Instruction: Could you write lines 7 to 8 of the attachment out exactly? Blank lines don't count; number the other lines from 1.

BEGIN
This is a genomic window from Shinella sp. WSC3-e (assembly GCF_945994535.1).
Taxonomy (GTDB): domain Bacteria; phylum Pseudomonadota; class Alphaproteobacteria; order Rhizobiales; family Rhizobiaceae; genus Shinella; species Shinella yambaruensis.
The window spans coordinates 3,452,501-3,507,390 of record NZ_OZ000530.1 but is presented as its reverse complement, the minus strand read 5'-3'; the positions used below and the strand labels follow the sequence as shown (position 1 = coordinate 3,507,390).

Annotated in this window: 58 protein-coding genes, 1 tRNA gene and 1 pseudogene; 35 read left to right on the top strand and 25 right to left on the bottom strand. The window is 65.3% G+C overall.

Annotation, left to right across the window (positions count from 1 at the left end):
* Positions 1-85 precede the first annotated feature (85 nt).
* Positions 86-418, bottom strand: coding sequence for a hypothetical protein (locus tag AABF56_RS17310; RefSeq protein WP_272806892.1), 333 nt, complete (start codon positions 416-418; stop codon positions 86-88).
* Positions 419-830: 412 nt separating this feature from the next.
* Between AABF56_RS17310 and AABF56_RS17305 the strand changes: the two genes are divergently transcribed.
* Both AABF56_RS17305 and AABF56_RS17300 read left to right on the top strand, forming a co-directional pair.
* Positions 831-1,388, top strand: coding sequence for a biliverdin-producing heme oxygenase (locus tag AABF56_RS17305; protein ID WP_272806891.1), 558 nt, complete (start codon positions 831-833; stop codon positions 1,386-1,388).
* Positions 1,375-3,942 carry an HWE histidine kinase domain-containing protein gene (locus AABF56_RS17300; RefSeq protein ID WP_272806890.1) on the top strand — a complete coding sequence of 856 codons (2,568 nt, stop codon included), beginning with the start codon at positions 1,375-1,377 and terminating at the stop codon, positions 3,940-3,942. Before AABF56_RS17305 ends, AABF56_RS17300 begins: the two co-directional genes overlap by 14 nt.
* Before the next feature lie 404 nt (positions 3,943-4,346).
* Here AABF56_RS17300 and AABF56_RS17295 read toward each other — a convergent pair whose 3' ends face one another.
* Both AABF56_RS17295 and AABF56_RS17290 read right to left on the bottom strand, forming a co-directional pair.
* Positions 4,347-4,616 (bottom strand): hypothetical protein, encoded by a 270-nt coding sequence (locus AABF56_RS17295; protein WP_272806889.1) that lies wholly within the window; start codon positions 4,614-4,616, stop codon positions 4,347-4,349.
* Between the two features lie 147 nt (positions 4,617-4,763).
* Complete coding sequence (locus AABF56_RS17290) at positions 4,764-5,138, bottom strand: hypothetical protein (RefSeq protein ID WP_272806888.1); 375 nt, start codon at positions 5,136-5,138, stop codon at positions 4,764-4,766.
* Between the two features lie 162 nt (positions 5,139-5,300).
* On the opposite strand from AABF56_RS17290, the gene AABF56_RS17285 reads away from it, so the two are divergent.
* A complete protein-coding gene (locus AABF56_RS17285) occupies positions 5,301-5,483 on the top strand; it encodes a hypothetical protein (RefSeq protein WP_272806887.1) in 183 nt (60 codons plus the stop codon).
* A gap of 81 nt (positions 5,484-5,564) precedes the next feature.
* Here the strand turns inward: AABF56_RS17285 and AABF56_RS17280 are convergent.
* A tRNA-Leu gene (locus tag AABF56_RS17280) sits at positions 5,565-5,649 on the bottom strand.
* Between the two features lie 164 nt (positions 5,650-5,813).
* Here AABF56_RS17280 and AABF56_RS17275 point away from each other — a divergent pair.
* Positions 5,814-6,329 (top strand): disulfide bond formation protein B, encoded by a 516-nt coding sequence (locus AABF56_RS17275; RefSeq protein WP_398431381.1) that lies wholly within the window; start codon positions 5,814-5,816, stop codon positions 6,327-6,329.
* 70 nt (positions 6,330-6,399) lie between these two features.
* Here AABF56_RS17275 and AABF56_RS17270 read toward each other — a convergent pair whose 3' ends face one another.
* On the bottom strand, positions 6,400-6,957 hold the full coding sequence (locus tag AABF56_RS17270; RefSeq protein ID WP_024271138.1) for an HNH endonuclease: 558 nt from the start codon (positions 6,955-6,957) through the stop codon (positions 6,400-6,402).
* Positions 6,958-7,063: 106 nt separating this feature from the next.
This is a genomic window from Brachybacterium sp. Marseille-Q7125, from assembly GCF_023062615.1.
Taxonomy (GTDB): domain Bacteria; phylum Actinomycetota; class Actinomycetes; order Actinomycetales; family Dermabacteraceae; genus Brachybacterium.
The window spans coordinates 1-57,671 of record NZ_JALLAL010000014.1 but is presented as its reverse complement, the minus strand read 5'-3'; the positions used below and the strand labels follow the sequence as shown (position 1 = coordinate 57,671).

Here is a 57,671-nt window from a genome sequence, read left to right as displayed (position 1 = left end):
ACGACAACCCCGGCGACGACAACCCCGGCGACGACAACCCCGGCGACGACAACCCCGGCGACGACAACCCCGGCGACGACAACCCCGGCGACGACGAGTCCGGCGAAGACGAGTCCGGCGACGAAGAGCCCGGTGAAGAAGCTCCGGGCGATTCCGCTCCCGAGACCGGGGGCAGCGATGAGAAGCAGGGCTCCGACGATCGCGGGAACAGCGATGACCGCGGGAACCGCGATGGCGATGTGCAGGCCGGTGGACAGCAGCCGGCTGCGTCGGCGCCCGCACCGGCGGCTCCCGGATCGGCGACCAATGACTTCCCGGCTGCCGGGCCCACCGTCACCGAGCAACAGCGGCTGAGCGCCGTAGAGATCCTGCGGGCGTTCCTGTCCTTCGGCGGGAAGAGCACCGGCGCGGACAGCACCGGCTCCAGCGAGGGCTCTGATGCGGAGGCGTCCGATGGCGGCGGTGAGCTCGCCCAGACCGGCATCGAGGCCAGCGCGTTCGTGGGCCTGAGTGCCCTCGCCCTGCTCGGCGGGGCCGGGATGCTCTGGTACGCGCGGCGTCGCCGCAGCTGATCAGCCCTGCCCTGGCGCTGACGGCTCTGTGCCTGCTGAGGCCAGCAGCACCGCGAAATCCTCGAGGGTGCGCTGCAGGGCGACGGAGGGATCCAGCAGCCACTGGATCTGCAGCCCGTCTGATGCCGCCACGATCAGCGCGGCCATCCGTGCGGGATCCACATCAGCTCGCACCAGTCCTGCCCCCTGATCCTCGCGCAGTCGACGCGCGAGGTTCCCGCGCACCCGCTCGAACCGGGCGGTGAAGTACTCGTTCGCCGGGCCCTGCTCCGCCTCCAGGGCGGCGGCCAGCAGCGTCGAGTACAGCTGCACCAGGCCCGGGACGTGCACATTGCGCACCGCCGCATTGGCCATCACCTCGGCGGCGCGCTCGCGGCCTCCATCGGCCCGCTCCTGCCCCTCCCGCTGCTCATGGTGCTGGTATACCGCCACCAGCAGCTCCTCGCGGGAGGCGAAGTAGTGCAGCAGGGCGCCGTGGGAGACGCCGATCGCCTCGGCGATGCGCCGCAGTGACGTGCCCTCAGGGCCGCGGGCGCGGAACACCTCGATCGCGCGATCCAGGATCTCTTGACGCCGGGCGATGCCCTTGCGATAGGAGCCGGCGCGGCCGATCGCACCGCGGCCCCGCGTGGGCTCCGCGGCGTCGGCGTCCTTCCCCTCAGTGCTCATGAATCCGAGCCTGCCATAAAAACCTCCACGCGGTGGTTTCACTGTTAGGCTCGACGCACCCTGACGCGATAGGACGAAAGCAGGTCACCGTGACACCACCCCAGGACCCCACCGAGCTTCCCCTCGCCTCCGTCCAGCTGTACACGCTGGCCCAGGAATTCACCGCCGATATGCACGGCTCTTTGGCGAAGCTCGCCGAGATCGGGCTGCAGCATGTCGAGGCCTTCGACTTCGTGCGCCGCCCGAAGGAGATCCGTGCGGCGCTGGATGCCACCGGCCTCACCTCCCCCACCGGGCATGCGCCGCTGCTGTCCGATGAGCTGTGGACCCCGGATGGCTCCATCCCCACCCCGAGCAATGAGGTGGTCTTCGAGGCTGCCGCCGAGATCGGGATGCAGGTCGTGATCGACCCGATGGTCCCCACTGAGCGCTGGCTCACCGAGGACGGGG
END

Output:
* Positions 86-418, bottom strand: coding sequence for a hypothetical protein (locus tag AABF56_RS17310; RefSeq protein WP_272806892.1), 333 nt, complete (start codon positions 416-418; stop codon positions 86-88).
* Positions 419-830: 412 nt separating this feature from the next.